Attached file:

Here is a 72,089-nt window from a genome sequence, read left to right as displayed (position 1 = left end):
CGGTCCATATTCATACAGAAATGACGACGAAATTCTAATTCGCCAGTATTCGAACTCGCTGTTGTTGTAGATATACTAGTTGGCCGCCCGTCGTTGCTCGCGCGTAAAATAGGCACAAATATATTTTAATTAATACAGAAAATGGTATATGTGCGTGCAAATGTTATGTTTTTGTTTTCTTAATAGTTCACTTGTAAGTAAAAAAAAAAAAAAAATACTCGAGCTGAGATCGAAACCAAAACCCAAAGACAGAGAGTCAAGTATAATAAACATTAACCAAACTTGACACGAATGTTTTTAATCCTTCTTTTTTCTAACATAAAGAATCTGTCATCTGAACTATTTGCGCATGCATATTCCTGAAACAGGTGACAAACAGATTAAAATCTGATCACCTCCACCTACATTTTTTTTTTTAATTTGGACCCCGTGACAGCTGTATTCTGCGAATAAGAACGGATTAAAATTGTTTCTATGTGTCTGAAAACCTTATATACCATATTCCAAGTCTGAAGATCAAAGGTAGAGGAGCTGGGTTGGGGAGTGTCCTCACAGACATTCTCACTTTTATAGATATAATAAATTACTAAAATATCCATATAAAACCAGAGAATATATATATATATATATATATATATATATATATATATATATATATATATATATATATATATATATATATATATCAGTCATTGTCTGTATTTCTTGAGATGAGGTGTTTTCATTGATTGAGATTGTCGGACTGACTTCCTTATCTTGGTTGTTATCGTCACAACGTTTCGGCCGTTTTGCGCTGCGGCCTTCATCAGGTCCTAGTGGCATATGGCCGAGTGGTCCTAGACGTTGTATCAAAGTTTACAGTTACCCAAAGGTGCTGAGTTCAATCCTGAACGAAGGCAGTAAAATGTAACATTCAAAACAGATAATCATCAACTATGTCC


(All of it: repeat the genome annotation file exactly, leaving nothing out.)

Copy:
Here is a 72,089-nt window from a genome sequence, read left to right as displayed (position 1 = left end):
CGGTCCATATTCATACAGAAATGACGACGAAATTCTAATTCGCCAGTATTCGAACTCGCTGTTGTTGTAGATATACTAGTTGGCCGCCCGTCGTTGCTCGCGCGTAAAATAGGCACAAATATATTTTAATTAATACAGAAAATGGTATATGTGCGTGCAAATGTTATGTTTTTGTTTTCTTAATAGTTCACTTGTAAGTAAAAAAAAAAAAAAAATACTCGAGCTGAGATCGAAACCAAAACCCAAAGACAGAGAGTCAAGTATAATAAACATTAACCAAACTTGACACGAATGTTTTTAATCCTTCTTTTTTCTAACATAAAGAATCTGTCATCTGAACTATTTGCGCATGCATATTCCTGAAACAGGTGACAAACAGATTAAAATCTGATCACCTCCACCTACATTTTTTTTTTTAATTTGGACCCCGTGACAGCTGTATTCTGCGAATAAGAACGGATTAAAATTGTTTCTATGTGTCTGAAAACCTTATATACCATATTCCAAGTCTGAAGATCAAAGGTAGAGGAGCTGGGTTGGGGAGTGTCCTCACAGACATTCTCACTTTTATAGATATAATAAATTACTAAAATATCCATATAAAACCAGAGAATATATATATATATATATATATATATATATATATATATATATATATATATATATATATATATATATATATATATCAGTCATTGTCTGTATTTCTTGAGATGAGGTGTTTTCATTGATTGAGATTGTCGGACTGACTTCCTTATCTTGGTTGTTATCGTCACAACGTTTCGGCCGTTTTGCGCTGCGGCCTTCATCAGGTCCTAGTGGCATATGGCCGAGTGGTCCTAGACGTTGTATCAAAGTTTACAGTTACCCAAAGGTGCTGAGTTCAATCCTGAACGAAGGCAGTAAAATGTAACATTCAAAACAGATAATCATCAACTATGTCC